This article shares the learning experienced by my seventh-grade students during a lesson incorporating LEGO robotics into my mathematics class. I provide evidence of my students' learning, which represents how LEGO robotics can benefit students in the mathematics classroom to support engagement and development of understanding.
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This article briefly describes the timing of the first concentrated study of algebra over the 100 years of NCTM, from a 9th-grade course taken by only about 1/5 of students to a course taken by virtually all students, with almost half taking it in 8th grade.
Randall E. Groth, Jennifer A. Bergner, Jathan W. Austin, Claudia R. Burgess and Veera Holdai
Undergraduate research is increasingly prevalent in many fields of study, but it is not yet widespread in mathematics education. We argue that expanding undergraduate research opportunities in mathematics education would be beneficial to the field. Such opportunities can be impactful as either extracurricular or course-embedded experiences. To help readers envision directions for undergraduate research experiences in mathematics education with prospective teachers, we describe a model built on a design-based research paradigm. The model engages pairs of prospective teachers in working with faculty mentors to design instructional sequences and test the extent to which they support children’s learning. Undergraduates learn about the nature of systematic mathematics education research and how careful analyses of classroom data can guide practice. Mentors gain opportunities to pursue their personal research interests while guiding undergraduate pairs. We explain how implementing the core cycle of the model, whether on a small or large scale, can help teachers make instructional decisions that are based on rich, qualitative classroom data.
Mathematical paradoxes often produce awe and wonder in the mathematics classroom. In this classroom episode, I share a paradoxical task, based on Simpson's Paradox, and its power as an intervention for a child diagnosed with ADHD. The Paradox leveraged his strengths to help him build understandings in proportional reasoning.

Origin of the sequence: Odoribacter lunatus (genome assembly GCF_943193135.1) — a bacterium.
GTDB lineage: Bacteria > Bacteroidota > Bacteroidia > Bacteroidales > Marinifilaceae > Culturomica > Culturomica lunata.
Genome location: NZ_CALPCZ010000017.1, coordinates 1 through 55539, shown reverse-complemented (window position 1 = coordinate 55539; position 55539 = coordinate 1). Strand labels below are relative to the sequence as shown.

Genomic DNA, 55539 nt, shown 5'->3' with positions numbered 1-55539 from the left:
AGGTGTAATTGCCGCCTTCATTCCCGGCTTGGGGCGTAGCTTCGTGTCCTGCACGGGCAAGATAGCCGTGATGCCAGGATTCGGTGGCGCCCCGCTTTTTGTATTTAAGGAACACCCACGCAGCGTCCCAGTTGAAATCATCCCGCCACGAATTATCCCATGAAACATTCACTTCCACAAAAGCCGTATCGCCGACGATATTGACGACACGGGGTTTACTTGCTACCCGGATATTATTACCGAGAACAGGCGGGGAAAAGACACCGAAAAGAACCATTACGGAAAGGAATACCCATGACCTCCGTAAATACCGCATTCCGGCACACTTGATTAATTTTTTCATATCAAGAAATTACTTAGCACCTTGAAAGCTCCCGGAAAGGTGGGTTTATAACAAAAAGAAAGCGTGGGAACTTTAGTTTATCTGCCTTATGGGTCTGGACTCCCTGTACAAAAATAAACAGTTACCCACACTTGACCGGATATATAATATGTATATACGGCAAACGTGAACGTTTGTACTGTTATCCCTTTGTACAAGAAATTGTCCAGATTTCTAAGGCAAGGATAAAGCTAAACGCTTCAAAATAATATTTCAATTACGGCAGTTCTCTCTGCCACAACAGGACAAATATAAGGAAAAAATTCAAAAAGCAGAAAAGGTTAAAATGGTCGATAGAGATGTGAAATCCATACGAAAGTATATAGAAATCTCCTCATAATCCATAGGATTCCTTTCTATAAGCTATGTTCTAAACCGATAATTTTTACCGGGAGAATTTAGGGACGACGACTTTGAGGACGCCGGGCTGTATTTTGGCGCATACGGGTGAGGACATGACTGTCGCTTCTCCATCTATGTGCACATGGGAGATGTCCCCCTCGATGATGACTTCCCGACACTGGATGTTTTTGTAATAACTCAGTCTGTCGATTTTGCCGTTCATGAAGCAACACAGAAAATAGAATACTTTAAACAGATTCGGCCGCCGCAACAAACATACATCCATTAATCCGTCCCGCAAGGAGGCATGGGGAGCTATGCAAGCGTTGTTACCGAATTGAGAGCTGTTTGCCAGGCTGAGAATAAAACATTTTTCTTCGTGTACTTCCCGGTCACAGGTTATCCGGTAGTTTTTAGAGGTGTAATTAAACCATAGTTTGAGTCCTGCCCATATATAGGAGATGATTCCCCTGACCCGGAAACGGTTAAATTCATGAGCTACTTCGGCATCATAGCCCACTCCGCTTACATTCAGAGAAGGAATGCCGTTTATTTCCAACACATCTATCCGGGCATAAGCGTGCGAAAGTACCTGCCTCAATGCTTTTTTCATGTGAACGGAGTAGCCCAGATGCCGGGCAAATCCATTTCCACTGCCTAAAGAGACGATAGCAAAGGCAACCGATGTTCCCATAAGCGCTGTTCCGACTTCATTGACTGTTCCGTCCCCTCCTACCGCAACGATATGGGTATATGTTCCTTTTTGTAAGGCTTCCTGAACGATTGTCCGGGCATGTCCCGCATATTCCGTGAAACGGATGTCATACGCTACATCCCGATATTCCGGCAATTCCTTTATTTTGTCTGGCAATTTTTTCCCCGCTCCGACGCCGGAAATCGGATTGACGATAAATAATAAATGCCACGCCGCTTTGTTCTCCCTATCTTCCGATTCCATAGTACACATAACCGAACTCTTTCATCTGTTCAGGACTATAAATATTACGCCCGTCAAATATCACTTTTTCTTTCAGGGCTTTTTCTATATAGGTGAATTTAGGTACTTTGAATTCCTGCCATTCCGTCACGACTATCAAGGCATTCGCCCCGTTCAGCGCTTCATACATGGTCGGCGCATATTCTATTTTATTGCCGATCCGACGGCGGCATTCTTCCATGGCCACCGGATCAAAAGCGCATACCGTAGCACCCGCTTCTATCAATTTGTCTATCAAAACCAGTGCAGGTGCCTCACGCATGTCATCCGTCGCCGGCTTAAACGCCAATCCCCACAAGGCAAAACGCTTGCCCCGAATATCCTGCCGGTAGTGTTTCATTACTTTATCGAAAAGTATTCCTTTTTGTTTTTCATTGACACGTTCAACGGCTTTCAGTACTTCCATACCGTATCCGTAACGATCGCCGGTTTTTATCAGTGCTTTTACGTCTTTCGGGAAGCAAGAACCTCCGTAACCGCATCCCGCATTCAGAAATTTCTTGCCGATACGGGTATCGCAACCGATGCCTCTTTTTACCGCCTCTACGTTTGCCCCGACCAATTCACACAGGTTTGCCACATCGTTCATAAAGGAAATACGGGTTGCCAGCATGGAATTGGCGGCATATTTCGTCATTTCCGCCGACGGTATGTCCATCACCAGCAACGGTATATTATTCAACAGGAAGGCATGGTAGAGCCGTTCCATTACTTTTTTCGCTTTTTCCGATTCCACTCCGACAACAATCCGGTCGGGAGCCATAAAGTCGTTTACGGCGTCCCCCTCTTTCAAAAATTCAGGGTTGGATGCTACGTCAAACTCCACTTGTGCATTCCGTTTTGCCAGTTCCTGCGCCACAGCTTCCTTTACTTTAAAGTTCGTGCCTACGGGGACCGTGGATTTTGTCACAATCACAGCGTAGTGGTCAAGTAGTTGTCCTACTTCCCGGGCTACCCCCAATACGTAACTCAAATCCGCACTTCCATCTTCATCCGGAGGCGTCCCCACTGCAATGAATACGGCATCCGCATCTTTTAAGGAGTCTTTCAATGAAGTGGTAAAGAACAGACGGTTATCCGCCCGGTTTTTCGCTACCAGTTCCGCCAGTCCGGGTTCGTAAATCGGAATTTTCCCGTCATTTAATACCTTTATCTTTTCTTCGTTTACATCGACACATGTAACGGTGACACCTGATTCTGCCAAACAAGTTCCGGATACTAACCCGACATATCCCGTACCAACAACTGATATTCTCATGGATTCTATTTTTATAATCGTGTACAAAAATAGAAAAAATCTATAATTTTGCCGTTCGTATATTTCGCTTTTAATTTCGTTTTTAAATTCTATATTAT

Edward A. Silver
How much do you know about presidents of NCTM? For each of the 50 past or present leaders of NCTM, try to match the timeframe of their leadership and the state from which they hailed.
Milan F. Sherman, Charity Cayton, Candace Walkington and Alexandra Funsch
Research has demonstrated that textbooks exert a considerable influence on students’ learning opportunities and that technology has the potential to transform mathematics instruction. This brief report provides a systematic analysis of how technology tasks are integrated into secondary mathematics curricula by analyzing a sample of 20 textbooks. The results indicate that across the entire sample, nearly 15% of tasks incorporated technology, and of those, 21% used it as a reorganizer of students’ mathematical thinking; calculators were the predominant technology utilized. Investigative textbooks were not more likely to incorporate technology than conventional texts, but algebra 2 texts were more likely to include technology than geometry texts. Implications for instruction and teacher preparation are discussed.
Sean P. Yee, George J. Roy and LuAnn Graul
As mathematical patterns become more complex, students' conditional reasoning skills need to be nurtured so that students continue to critique, construct, and persevere in making sense of these complexities. This article describes a mathematical task designed around the online version of the game Mastermind to safely foster conditional reasoning.